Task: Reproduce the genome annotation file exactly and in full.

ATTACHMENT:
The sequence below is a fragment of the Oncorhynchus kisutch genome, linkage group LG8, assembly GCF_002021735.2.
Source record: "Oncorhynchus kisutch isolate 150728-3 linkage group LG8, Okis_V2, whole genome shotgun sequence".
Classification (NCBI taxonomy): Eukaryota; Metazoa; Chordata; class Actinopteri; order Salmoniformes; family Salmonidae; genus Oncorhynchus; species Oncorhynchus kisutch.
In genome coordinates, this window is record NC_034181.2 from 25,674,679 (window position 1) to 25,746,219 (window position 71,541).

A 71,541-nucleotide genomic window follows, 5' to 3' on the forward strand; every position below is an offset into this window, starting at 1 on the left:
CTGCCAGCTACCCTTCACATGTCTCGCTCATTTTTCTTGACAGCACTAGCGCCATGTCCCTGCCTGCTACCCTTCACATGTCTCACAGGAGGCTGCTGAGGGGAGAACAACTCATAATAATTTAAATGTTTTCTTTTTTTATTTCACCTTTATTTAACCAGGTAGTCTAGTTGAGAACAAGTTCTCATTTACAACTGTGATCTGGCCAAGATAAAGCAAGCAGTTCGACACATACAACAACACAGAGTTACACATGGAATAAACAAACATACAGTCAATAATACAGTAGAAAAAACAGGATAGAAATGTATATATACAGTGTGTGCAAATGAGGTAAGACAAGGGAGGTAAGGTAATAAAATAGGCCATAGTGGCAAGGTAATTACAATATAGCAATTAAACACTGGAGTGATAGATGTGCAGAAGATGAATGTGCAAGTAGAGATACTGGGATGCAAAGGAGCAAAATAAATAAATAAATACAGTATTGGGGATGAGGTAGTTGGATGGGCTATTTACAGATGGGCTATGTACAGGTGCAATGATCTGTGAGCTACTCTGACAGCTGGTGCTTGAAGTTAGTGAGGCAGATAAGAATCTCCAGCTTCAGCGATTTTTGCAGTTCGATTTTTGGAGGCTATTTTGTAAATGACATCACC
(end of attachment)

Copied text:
The sequence below is a fragment of the Oncorhynchus kisutch genome, linkage group LG8, assembly GCF_002021735.2.
Source record: "Oncorhynchus kisutch isolate 150728-3 linkage group LG8, Okis_V2, whole genome shotgun sequence".
Classification (NCBI taxonomy): Eukaryota; Metazoa; Chordata; class Actinopteri; order Salmoniformes; family Salmonidae; genus Oncorhynchus; species Oncorhynchus kisutch.
In genome coordinates, this window is record NC_034181.2 from 25,674,679 (window position 1) to 25,746,219 (window position 71,541).

A 71,541-nucleotide genomic window follows, 5' to 3' on the forward strand; every position below is an offset into this window, starting at 1 on the left:
CTGCCAGCTACCCTTCACATGTCTCGCTCATTTTTCTTGACAGCACTAGCGCCATGTCCCTGCCTGCTACCCTTCACATGTCTCACAGGAGGCTGCTGAGGGGAGAACAACTCATAATAATTTAAATGTTTTCTTTTTTTATTTCACCTTTATTTAACCAGGTAGTCTAGTTGAGAACAAGTTCTCATTTACAACTGTGATCTGGCCAAGATAAAGCAAGCAGTTCGACACATACAACAACACAGAGTTACACATGGAATAAACAAACATACAGTCAATAATACAGTAGAAAAAACAGGATAGAAATGTATATATACAGTGTGTGCAAATGAGGTAAGACAAGGGAGGTAAGGTAATAAAATAGGCCATAGTGGCAAGGTAATTACAATATAGCAATTAAACACTGGAGTGATAGATGTGCAGAAGATGAATGTGCAAGTAGAGATACTGGGATGCAAAGGAGCAAAATAAATAAATAAATACAGTATTGGGGATGAGGTAGTTGGATGGGCTATTTACAGATGGGCTATGTACAGGTGCAATGATCTGTGAGCTACTCTGACAGCTGGTGCTTGAAGTTAGTGAGGCAGATAAGAATCTCCAGCTTCAGCGATTTTTGCAGTTCGATTTTTGGAGGCTATTTTGTAAATGACATCACC